Distinguished Faculty Lecture Series: Zsuzsa Gille "Politics and Materiality: European Capitalism with a Human Face?" Response by Emanuel Rota

Tuesday, February 23, 2016

posted under by Roman Friedman
[On February 22, the Unit for Criticism & Interpretive Theory hosted the latest installment in its 2015-2016 Distinguished Faculty Lecture Series, "Politics and Materiality: European Capitalism with a Human Face?" The speaker was Zsuzsa Gille, Associate Professor of Sociology. Below Professor Emanuel Rota's (French & Italian/History) response to the lecture.]

Tiny Apocalypses
Written by Emanuel Rota (French & Italian/History)

Hungary joined the European Union in 2004, after a popular referendum held the year before. Since Hungary became a member of the EU, Hungarians have had many quarrels with the European institutions, and the populist right wing party that has been in power since 2010 has been voicing a strong popular resentment against Europe. The powerful Western European nations are accused of having a colonial attitude toward Eastern Europe, preaching equality, integration, and development, while exploiting their less powerful Eastern neighbors. In her recently published book, Paprika, Foie Gras, and Red Mud (Indiana University Press, 2016), and in her Unit for Criticism Distinguished Faculty Lecture, Zsuzsa Gille analyzes three crucial moments where the relation between Hungary and the EU took a turn for the worse. Her goals are both political and theoretical. As a political activist, she wants to understand the modality of power relations between the EU and Eastern Europe without falling back on the conspiracy theories of the populist right or the self-denigratory mantra of Hungarian liberal intellectuals. As a sociologist, she wants to use the ethnographic research that she has conducted to create a theory of power that can account for the way power operates at the level of the European Union. At the center of her approach to these two problems is the concept of materiality, a post humanist and nonhumanist approach to power and society.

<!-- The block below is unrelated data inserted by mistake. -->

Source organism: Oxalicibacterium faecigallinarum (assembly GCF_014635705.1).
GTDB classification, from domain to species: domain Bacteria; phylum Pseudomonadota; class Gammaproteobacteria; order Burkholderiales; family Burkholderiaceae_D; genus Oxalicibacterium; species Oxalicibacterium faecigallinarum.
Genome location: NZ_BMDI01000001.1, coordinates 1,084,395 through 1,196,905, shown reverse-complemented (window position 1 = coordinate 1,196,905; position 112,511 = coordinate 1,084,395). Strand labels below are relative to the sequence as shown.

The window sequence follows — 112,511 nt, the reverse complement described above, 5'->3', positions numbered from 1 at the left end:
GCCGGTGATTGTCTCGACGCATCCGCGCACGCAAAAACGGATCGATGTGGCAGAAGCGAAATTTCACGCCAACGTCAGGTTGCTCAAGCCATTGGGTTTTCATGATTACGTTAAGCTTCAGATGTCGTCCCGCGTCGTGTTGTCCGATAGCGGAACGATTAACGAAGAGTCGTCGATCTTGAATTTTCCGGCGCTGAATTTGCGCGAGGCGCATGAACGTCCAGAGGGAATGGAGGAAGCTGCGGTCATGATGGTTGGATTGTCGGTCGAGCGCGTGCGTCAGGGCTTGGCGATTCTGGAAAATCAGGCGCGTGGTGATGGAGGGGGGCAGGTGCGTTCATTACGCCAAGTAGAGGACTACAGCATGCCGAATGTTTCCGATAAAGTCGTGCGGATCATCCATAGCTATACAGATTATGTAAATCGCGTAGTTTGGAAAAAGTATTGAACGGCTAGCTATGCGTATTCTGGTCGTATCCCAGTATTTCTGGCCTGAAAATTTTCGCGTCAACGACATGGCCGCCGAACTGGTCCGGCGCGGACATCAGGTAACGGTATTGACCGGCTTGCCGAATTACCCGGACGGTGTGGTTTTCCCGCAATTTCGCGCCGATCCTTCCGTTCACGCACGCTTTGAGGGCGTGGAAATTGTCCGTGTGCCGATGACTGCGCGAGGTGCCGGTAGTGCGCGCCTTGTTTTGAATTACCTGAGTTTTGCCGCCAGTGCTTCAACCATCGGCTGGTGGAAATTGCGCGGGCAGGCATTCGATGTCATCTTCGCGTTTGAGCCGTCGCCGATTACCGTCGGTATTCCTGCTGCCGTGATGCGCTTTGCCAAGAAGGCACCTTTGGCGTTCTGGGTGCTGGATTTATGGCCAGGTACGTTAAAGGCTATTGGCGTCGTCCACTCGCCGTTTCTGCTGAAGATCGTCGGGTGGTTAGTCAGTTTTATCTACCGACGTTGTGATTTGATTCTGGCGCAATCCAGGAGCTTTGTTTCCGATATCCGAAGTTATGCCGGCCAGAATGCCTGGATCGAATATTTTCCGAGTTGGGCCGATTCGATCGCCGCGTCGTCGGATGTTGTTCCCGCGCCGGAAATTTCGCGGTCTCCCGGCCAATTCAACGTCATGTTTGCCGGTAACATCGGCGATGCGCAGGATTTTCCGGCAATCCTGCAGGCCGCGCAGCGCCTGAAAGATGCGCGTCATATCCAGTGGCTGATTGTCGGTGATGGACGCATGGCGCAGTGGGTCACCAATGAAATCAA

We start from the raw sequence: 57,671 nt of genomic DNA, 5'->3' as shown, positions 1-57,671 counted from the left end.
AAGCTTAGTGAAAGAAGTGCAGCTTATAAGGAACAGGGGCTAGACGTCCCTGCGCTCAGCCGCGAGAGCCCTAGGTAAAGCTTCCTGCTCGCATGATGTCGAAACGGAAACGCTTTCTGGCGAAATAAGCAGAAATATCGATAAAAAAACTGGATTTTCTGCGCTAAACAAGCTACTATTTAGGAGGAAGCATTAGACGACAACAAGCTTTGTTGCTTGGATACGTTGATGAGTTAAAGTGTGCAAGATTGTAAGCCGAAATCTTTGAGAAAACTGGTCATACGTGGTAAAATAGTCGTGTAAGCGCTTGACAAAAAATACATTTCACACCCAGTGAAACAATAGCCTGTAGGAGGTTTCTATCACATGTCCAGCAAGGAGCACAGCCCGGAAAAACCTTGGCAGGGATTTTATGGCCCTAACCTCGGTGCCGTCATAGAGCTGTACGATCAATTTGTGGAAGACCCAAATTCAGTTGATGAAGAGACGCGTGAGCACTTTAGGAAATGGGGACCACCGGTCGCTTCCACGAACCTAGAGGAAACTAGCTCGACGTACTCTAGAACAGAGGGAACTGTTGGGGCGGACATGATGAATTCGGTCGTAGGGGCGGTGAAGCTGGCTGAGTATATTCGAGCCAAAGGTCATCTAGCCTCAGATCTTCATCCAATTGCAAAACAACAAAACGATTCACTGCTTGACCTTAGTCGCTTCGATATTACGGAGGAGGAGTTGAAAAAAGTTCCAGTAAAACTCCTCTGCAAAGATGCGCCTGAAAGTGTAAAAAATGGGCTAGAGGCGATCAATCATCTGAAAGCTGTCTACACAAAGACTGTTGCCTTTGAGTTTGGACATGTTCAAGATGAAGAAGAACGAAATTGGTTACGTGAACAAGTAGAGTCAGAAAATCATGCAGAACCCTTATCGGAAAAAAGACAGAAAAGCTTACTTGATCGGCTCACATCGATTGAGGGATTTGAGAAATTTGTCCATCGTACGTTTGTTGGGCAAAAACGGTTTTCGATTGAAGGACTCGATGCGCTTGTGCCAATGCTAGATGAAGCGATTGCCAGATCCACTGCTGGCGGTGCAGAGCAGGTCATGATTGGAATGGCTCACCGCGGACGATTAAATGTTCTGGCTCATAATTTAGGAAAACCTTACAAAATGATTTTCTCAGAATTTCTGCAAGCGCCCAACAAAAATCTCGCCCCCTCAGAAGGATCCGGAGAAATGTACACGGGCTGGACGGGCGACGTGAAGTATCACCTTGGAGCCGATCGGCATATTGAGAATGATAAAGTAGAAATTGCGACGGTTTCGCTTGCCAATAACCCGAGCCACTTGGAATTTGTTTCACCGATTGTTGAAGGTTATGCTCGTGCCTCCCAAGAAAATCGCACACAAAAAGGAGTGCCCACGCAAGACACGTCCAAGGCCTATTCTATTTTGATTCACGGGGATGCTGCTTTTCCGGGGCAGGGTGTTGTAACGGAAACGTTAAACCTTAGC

The three ethnographic studies are in themselves extremely fascinating because of their undeniable symbolic power. A large-scale contamination of paprika, an essential ingredient in Hungarian cuisine; a boycott of foie gras, a specialty food produced in great quantities in Hungary; and the “red mud” spill of 2010 are all connected to and shed light on the role of the EU in Hungary.  By opening the Hungarian markets to red peppers produced in warmer climates (Spain and Brazil), the EU created the conditions for the use of “foreign” and untested peppers, which contained a contaminant dangerous for human health. The boycott of foie gras promoted by an Austrian animal rights organization caused economic damage to Hungary, while France, thanks to its political influence within the EU, remained untouched. The need to conform to EU rules in the production of aluminum forced Hungarian firms to absorb the costs of converting their technologies and to cut corners to save money and remain in business. In all these cases, Gille shows how, rather than improving the quality of products or the health of citizens, EU policies favored the most powerful Western countries and damaged Hungary.

What makes these cases theoretically interesting is that governance structures within the EU were neither the result of colonial projects, as claimed by right wing populists, nor the effect of Hungarians’ inability to become fully European, as suggested by Hungarian liberals. Rather, Gille states, it is the result of frictions and adjustments between the materiality of things and the EU policy regulating things, including small things. She enters into a productive dialogue with Bruno Latour and actor-network theory (ANT) to understand how objects can become equal participants with humans in networks, and can substitute human agency with nonhuman agency. Thus, in the clever title she chose for her talk, “Capitalism with a Human Face,” she refers not only to the famous idea of “socialism with a human face” that inspired the dream of reforming Communism in Eastern Europe, and to the self-representation of European capitalism as “humane,” but also to the nonhuman agency that shapes, through the regulation of material things, power relations in the EU.